Rugby: Reaching for growth
The sport of rugby reached a milestone on Jan. 26: The opening of a second season for a professional league in the United States.
Major League Rugby has preached sustainable slow growth from the start, weary of becoming another high-dollar rugby expansion bust. But with its footing a bit more sure than last year, league executives and owners are accelerating the plan in 2019.
Most notably, MLR has expansion teams in Toronto and New York, bringing the league to the Eastern time zone and two of the continent’s four largest markets. (Last year, Houston was the only top-10 market in the league, and no team was east of New Orleans.)
The league increased the per-team salary cap from $350,000 to $450,000 for this year. Also, the schedule is doubling from eight games per team to 16.
“We feel like we can move a little faster than maybe some other leagues did historically, because we’ve gotten to learn from them and we’ve made it a focus to have facilities and the works, and have media deals in place,” said Commissioner Dean Howes, former CEO of Real Salt Lake of Major League Soccer.
Make no mistake, the startup is still in a precarious position. Profitability is still far off, there are no nonendemic league-level sponsorships and some clubs need better facilities and better attendance. It must make progress on those fronts while also executing against the higher operational demands of the much longer season.
MLR is focused on old-fashioned local event marketing, at a time when much of the sports industry’s top minds and capital are focused on modern subjects like digital distribution and international growth.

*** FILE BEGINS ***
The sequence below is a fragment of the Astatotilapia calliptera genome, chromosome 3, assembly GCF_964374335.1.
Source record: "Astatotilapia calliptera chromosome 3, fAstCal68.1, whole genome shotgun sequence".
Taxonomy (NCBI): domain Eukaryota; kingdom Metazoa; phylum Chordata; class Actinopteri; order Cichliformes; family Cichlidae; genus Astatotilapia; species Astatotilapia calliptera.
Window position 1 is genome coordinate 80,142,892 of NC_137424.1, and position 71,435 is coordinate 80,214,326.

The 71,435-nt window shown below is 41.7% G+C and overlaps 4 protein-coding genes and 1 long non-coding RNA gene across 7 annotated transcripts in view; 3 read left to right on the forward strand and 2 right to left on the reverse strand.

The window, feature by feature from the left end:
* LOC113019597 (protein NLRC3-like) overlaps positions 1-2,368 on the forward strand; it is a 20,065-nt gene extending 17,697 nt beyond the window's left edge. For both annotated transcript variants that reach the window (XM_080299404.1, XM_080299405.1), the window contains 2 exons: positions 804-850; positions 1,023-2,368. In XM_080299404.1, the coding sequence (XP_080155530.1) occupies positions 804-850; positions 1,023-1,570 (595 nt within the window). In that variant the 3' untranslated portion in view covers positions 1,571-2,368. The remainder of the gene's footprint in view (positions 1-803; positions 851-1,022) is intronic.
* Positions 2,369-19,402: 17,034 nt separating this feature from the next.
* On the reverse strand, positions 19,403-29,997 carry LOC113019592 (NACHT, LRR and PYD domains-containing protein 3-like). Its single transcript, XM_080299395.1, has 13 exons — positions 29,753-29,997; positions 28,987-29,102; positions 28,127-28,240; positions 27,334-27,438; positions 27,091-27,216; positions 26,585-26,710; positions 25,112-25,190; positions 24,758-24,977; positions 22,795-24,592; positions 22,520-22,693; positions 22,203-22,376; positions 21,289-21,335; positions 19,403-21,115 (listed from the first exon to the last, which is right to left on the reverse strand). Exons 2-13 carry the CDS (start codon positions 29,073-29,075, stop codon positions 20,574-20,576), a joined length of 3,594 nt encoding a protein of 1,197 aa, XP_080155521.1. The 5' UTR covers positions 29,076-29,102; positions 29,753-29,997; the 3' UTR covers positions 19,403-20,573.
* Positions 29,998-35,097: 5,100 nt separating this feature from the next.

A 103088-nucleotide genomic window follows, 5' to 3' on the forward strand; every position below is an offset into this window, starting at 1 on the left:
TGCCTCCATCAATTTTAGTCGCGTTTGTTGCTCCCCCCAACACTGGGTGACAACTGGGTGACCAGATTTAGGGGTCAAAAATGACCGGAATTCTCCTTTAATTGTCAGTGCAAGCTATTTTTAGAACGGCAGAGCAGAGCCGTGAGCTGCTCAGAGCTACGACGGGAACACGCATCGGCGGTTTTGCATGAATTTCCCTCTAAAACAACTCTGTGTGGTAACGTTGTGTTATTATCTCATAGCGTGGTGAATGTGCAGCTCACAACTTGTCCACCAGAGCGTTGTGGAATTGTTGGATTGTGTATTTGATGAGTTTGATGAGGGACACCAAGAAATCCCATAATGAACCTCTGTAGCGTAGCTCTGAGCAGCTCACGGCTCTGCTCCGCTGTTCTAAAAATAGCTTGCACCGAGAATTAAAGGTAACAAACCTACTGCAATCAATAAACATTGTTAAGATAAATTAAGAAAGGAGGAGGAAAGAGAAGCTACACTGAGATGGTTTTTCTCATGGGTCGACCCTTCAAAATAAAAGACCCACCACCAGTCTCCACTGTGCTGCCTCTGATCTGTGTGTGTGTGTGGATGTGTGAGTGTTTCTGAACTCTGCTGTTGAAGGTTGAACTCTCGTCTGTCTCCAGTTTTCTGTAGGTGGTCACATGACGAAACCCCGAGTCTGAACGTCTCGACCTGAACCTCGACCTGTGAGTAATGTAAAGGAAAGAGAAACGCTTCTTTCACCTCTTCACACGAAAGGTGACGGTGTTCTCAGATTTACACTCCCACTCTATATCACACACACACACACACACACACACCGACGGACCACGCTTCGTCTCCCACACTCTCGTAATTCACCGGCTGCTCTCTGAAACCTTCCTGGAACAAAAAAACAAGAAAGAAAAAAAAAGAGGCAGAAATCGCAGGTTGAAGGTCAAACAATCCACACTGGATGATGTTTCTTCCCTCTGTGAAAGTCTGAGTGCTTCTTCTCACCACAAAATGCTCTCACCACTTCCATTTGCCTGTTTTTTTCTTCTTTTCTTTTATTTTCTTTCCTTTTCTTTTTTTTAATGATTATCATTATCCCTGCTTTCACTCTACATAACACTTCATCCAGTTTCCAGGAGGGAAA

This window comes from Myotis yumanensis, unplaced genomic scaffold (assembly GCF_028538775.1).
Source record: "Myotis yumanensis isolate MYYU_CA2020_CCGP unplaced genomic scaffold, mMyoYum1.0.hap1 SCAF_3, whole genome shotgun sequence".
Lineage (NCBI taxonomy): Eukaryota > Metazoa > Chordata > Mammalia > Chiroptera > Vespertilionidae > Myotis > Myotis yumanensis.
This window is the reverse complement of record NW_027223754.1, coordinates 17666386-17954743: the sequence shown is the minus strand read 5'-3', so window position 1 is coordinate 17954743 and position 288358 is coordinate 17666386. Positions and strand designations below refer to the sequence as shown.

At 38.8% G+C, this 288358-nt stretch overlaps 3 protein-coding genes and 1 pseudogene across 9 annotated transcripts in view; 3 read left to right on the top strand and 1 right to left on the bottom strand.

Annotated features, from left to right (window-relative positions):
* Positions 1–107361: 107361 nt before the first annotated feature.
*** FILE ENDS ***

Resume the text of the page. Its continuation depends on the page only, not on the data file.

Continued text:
Signs of Progress
What to watch for in MLR’s second season:
■ A successful and on-time opening of the Houston SaberCats’ new rugby-specific Aveva Stadium in March, replacing their current rental of the minor league baseball park Constellation Field.
■ Early traction in expansion cities Toronto and New York.
■ More leaguewide sponsorship deals.
■ Improved TV and streaming numbers, especially for the championship game on CBS broadcast.
■ Continued development of the player pool. Demand for MLR club ownership currently outstrips the supply of pro-level players.
“[Howes] has said nothing else matters more than putting butts in seats,” said James Kennedy, the principal owner of expansion club Rugby United New York, which rents MCU Park, home to the Brooklyn Cyclones, where he hopes to average at least 3,000 per game. “It matters for how it looks on TV, it affects recruitment and affects sponsors.”
MLR spent much of its offseason trying to upgrade production values for its weekly national games on CBS Sports Network. Every club except Austin has a local distribution deal, and ESPN+ has leaguewide digital rights. CBS broadcast will air the championship June 15.
“Everything that helps us convert people, to get the teams more involved and more relevant in our communities [is a priority],” Howes said. “That makes us become more relevant to our media partners, and then we can continue to build the fan base.”